Here is an article by Corey Kilgannon that is part of a series initiated by The New York Times to recognize extraordinary women who had not been honored in a Times obituary. To read the complete article and others in the series, please click here.
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Isabella Goodwin (1871-1943), a police matron overseeing female inmates, earned her detective shield for going undercover as a scrubwoman to expose a bank robber.
Her big break came in 1912 when she took a job as a boardinghouse scrubwoman for $6 a week.
She had been hired by the New York City Police Department as a police matron, which mostly meant cleaning jail cells and supervising inmates rather than solving crimes.
But when news of a bank heist made national headlines, vexing police officials, the department asked Goodwin to pose as a maid and infiltrate a seedy boardinghouse. Her mission: Find enough evidence to arrest the suspect, a gangster named Eddie (the Boob) Kinsman, who frequented the quarters to see his sweetheart, Swede Annie.
Goodwin donned a ragged outfit, affected an Irish brogue and began snooping between scrubbing floors and cooking meals.
Her information led to Kinsman’s arrest, and the department rewarded Goodwin with a first-grade detective shield, making her its first female detective.
With that, Goodwin became “the best known woman sleuth in the United States,” according to The Brooklyn Daily Eagle in 1915 .
Goodwin’s story may sound familiar to fans of the recent television series “The Alienist,” based on Caleb Carr’s 1994 novel of the same name. In the series, Dakota Fanning plays Sara Howard, a character based on Goodwin, whom Carr learned about from old newspapers in the bowels of the New York Public Library.
“The fact that she turned this matron role into a detective role was very intriguing,” Carr said in an interview.
The New York City Police Department had hired women as jail matrons since its formation in the mid-1800s. In the 1890s, the police commissioner at the time, Theodore Roosevelt, expanded the role to include dealing with female crime victims, sex-crime cases and matters involving children and babies. But women were still not considered officers.
So a woman joining the department, Carr said, “had to take whatever job you could get and then finagle it into something else.”
Even before the bank heist, Goodwin had gained prominence for her skill at going undercover, posing as a hapless society lady to expose what she called “fakers” — fortune tellers, supposed healers and other swindlers. She would also pose as a degenerate gambler to help raid women-only betting parlors.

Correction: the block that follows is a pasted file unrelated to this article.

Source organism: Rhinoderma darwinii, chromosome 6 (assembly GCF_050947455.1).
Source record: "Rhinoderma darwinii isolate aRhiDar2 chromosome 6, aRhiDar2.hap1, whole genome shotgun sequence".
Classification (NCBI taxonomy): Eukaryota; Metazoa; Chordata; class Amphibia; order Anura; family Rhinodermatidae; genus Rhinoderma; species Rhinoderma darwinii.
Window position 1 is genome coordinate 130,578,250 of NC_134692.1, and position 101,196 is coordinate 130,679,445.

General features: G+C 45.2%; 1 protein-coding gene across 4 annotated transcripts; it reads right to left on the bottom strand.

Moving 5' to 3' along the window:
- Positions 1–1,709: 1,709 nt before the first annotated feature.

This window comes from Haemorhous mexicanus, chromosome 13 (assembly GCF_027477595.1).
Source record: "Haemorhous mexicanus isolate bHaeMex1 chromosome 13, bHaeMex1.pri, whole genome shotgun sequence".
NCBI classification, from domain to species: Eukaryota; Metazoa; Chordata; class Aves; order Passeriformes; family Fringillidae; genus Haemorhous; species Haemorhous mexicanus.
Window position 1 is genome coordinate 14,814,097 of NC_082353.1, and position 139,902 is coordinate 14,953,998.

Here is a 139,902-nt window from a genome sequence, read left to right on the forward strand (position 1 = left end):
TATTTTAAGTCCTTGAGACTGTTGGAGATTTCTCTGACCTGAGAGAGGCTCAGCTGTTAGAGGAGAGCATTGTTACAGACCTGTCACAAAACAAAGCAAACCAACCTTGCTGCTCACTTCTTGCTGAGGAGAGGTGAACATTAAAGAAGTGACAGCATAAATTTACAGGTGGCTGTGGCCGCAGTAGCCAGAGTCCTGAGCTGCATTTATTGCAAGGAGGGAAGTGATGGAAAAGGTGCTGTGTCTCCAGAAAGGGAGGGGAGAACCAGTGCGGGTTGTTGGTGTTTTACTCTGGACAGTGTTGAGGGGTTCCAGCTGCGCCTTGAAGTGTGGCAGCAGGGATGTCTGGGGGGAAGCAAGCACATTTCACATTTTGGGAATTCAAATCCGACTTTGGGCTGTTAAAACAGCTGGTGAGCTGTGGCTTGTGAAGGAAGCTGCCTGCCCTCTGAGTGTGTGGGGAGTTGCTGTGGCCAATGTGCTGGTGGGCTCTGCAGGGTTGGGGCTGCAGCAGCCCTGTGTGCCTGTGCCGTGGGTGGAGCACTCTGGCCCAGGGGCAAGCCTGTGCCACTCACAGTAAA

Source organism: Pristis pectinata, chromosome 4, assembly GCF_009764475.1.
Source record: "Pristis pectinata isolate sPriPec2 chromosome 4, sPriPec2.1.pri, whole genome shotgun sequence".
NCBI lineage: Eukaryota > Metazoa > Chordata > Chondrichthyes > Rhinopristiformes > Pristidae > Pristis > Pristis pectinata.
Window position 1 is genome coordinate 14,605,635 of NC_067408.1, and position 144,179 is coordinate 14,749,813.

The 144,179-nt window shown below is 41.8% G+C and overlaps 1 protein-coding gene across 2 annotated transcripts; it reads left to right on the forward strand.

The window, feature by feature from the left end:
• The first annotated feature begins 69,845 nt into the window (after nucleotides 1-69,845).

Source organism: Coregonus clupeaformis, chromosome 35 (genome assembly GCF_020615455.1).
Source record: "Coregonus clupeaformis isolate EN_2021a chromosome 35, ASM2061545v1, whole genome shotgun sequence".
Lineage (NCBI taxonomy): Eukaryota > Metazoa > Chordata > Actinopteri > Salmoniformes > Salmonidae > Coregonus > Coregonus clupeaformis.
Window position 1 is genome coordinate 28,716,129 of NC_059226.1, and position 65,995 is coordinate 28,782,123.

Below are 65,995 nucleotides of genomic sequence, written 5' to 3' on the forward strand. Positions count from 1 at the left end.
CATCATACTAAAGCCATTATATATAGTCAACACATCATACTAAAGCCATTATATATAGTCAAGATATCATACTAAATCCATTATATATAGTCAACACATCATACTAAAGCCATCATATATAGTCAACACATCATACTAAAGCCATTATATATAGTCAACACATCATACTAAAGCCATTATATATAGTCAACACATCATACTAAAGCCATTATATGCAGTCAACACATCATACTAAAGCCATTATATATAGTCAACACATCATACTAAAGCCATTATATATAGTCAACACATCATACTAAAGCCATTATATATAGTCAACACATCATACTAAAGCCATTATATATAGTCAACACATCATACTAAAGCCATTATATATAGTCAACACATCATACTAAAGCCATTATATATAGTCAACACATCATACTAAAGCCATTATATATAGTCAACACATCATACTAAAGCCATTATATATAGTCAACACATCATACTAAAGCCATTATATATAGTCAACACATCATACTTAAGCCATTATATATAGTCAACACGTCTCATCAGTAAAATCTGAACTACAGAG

“There is many a 6-foot detective with a gun on his hip who does less valuable work for his $3,300 a year than Mrs. Goodwin, a slight, quick moving little woman whose brain more than keeps pace with her body,” The New York Herald wrote in 1921.
Still, Goodwin and other matrons were doing detective work for $1,000 a year, less than half of what male detectives earned.
Goodwin was born Isabella Loghry in Manhattan on Feb. 20, 1865, to Anna J. Monteith and James Harvey Loghry, who ran a restaurant and hotel on Canal Street, said Elizabeth Mitchell, author of the 2011 Kindle Single “The Fearless Mrs. Goodwin.” When she was young, Isabella aspired to be an opera singer.
When she was 19, she married John W. Goodwin, a policeman who died in 1896, leaving Goodwin to raise their four children, Mitchell said.
The department hired her shortly afterward, as it often did with wives of deceased and ailing officers to help them support their families.
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To read the complete article and others in the series, please click here.
Corey Kilgannon has been a staff reporter on the Metro desk at The Times since 2000, covering news and human interest stories on topics ranging from talking fish to kosher pizza wars. His “Character Study” column, in the Metropolitan section on Sundays, profiles interesting and offbeat New Yorkers.